Other than Tammany Hall in New York, the Pendergast machine in Kansas City was the longest-running and most thorough melding of vice and politics ever seen in the United States. So complete was the marriage of underworld to political world, that Tom Pendergast – the son of Irish immigrants and unabashedly known as "Boss Tom" to everyone in town – controlled not just the political machine that bore his family name but the local Mafia as well.
by Allan May
Before the Pendergast dynasty took root, the early Mafia influence in Kansas City involved Black Hand extortion, which, as in other cities, was carried out by Italians against Italians. This activity came to an end with the onset of Prohibition in 1920. The Mafia faction under control of the DiGiovanni and Balestrere gang then focused on bootlegging.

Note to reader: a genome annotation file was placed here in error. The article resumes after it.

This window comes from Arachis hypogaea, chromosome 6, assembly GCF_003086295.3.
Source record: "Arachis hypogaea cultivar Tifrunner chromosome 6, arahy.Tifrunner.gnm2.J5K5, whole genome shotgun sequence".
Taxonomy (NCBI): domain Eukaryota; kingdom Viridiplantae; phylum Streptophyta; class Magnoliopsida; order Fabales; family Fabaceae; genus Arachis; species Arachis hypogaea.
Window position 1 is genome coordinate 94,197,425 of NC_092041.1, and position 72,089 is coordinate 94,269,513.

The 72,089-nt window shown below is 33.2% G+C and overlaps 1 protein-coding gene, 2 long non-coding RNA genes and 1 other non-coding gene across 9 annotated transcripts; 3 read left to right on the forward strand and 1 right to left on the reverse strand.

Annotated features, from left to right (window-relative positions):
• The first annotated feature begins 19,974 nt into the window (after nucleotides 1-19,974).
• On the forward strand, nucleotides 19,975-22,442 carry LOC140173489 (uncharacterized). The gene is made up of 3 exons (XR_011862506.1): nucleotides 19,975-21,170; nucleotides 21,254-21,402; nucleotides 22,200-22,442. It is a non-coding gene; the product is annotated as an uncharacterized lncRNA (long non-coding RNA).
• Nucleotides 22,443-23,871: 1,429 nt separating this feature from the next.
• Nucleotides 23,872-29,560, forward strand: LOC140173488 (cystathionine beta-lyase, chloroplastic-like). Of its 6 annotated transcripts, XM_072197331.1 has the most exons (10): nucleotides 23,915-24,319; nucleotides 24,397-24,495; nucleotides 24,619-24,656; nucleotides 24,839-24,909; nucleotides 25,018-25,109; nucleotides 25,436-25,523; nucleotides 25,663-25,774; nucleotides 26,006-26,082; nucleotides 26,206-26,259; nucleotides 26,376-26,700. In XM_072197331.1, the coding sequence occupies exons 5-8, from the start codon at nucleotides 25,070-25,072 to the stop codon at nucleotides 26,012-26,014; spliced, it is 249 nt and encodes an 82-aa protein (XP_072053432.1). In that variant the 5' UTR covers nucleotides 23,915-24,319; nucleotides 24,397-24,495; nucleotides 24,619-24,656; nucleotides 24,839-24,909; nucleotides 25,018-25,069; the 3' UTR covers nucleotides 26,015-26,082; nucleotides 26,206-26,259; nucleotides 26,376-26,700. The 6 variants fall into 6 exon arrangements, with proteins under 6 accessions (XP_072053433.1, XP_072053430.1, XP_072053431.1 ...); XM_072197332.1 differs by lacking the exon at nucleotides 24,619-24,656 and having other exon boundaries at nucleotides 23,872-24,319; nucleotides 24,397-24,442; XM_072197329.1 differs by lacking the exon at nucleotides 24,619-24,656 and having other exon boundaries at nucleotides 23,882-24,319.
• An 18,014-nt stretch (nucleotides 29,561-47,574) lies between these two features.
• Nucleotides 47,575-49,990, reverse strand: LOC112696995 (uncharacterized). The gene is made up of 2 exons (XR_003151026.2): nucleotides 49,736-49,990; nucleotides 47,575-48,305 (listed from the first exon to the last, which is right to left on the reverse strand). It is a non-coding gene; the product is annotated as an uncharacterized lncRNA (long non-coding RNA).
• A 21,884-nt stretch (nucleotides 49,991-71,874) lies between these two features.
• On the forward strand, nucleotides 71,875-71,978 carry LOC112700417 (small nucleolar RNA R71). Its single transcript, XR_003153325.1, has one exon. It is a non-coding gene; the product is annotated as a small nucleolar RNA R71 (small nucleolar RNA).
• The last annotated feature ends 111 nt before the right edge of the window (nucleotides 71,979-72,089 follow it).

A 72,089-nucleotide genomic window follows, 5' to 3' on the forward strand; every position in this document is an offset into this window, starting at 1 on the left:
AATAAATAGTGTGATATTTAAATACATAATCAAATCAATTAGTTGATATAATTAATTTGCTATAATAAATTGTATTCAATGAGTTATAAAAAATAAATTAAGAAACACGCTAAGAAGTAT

Once the Pendergast machine got rolling, the other Italian hoods that rose to prominence did so under the Pendergast banner. The underworld bosses, beginning with Johnny Lazia in the late 1920s right through the death of Charles Binaggio in 1950, were different from their counterparts in other cities because of their close ties to the Kansas City political scene. It would not be until the emergence of the iron-fisted Nick Civella in the mid-1950s – after Boss Tom had been dead 10 years – that Kansas City would take on a more traditional organized crime structure.